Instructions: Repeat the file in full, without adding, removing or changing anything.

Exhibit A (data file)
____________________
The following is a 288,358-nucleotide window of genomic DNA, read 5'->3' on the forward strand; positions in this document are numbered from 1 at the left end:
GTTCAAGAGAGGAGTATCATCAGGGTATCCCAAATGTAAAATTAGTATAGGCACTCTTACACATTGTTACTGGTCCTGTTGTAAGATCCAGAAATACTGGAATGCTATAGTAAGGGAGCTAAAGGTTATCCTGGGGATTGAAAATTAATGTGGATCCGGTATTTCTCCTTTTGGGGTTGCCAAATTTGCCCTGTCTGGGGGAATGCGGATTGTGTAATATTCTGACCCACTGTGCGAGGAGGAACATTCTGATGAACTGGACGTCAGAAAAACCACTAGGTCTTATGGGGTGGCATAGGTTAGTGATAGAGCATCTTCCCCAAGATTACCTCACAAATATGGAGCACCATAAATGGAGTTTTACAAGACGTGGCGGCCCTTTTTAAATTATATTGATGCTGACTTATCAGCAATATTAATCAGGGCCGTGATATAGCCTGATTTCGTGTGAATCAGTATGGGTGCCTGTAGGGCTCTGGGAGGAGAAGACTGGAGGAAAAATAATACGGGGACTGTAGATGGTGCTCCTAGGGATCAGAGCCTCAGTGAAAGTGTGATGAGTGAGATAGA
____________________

The following is a 288,358-nucleotide window of genomic DNA, read 5'->3' on the forward strand; positions in this document are numbered from 1 at the left end:
GTTCAAGAGAGGAGTATCATCAGGGTATCCCAAATGTAAAATTAGTATAGGCACTCTTACACATTGTTACTGGTCCTGTTGTAAGATCCAGAAATACTGGAATGCTATAGTAAGGGAGCTAAAGGTTATCCTGGGGATTGAAAATTAATGTGGATCCGGTATTTCTCCTTTTGGGGTTGCCAAATTTGCCCTGTCTGGGGGAATGCGGATTGTGTAATATTCTGACCCACTGTGCGAGGAGGAACATTCTGATGAACTGGACGTCAGAAAAACCACTAGGTCTTATGGGGTGGCATAGGTTAGTGATAGAGCATCTTCCCCAAGATTACCTCACAAATATGGAGCACCATAAATGGAGTTTTACAAGACGTGGCGGCCCTTTTTAAATTATATTGATGCTGACTTATCAGCAATATTAATCAGGGCCGTGATATAGCCTGATTTCGTGTGAATCAGTATGGGTGCCTGTAGGGCTCTGGGAGGAGAAGACTGGAGGAAAAATAATACGGGGACTGTAGATGGTGCTCCTAGGGATCAGAGCCTCAGTGAAAGTGTGATGAGTGAGATAGA